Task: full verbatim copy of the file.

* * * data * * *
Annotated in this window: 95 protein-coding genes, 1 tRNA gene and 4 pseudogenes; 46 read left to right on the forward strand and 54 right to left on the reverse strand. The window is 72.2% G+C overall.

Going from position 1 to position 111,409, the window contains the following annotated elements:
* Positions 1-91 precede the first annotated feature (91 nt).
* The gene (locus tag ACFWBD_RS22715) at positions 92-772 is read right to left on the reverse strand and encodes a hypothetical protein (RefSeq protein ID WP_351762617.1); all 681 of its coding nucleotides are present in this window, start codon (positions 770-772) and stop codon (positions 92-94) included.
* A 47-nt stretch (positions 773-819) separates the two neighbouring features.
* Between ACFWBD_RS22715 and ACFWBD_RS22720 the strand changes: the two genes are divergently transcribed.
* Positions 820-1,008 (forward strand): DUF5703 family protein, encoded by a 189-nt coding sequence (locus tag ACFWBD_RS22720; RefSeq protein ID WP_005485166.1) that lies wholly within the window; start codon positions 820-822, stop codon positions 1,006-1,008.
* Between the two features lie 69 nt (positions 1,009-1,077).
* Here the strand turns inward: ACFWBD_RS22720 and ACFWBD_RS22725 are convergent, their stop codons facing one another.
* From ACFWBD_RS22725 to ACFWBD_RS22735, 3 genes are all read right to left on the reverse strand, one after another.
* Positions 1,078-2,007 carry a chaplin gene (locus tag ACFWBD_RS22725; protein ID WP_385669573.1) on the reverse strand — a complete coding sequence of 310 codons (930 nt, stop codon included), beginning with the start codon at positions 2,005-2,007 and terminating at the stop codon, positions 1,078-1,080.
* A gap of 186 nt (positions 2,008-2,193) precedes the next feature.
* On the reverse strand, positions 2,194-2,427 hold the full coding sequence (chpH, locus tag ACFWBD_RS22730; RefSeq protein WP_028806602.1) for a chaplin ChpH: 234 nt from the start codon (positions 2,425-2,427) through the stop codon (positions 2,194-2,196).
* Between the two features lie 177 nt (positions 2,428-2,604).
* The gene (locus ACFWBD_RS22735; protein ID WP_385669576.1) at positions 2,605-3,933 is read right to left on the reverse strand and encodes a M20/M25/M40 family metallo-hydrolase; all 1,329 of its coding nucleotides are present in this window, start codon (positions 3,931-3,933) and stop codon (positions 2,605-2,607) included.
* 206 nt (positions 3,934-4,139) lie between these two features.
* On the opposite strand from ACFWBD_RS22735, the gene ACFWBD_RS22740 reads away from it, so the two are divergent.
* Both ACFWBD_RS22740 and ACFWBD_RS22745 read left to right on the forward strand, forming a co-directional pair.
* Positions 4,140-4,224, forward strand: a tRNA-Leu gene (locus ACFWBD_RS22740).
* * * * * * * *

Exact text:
Annotated in this window: 95 protein-coding genes, 1 tRNA gene and 4 pseudogenes; 46 read left to right on the forward strand and 54 right to left on the reverse strand. The window is 72.2% G+C overall.

Going from position 1 to position 111,409, the window contains the following annotated elements:
* Positions 1-91 precede the first annotated feature (91 nt).
* The gene (locus tag ACFWBD_RS22715) at positions 92-772 is read right to left on the reverse strand and encodes a hypothetical protein (RefSeq protein ID WP_351762617.1); all 681 of its coding nucleotides are present in this window, start codon (positions 770-772) and stop codon (positions 92-94) included.
* A 47-nt stretch (positions 773-819) separates the two neighbouring features.
* Between ACFWBD_RS22715 and ACFWBD_RS22720 the strand changes: the two genes are divergently transcribed.
* Positions 820-1,008 (forward strand): DUF5703 family protein, encoded by a 189-nt coding sequence (locus tag ACFWBD_RS22720; RefSeq protein ID WP_005485166.1) that lies wholly within the window; start codon positions 820-822, stop codon positions 1,006-1,008.
* Between the two features lie 69 nt (positions 1,009-1,077).
* Here the strand turns inward: ACFWBD_RS22720 and ACFWBD_RS22725 are convergent, their stop codons facing one another.
* From ACFWBD_RS22725 to ACFWBD_RS22735, 3 genes are all read right to left on the reverse strand, one after another.
* Positions 1,078-2,007 carry a chaplin gene (locus tag ACFWBD_RS22725; protein ID WP_385669573.1) on the reverse strand — a complete coding sequence of 310 codons (930 nt, stop codon included), beginning with the start codon at positions 2,005-2,007 and terminating at the stop codon, positions 1,078-1,080.
* A gap of 186 nt (positions 2,008-2,193) precedes the next feature.
* On the reverse strand, positions 2,194-2,427 hold the full coding sequence (chpH, locus tag ACFWBD_RS22730; RefSeq protein WP_028806602.1) for a chaplin ChpH: 234 nt from the start codon (positions 2,425-2,427) through the stop codon (positions 2,194-2,196).
* Between the two features lie 177 nt (positions 2,428-2,604).
* The gene (locus ACFWBD_RS22735; protein ID WP_385669576.1) at positions 2,605-3,933 is read right to left on the reverse strand and encodes a M20/M25/M40 family metallo-hydrolase; all 1,329 of its coding nucleotides are present in this window, start codon (positions 3,931-3,933) and stop codon (positions 2,605-2,607) included.
* 206 nt (positions 3,934-4,139) lie between these two features.
* On the opposite strand from ACFWBD_RS22735, the gene ACFWBD_RS22740 reads away from it, so the two are divergent.
* Both ACFWBD_RS22740 and ACFWBD_RS22745 read left to right on the forward strand, forming a co-directional pair.
* Positions 4,140-4,224, forward strand: a tRNA-Leu gene (locus ACFWBD_RS22740).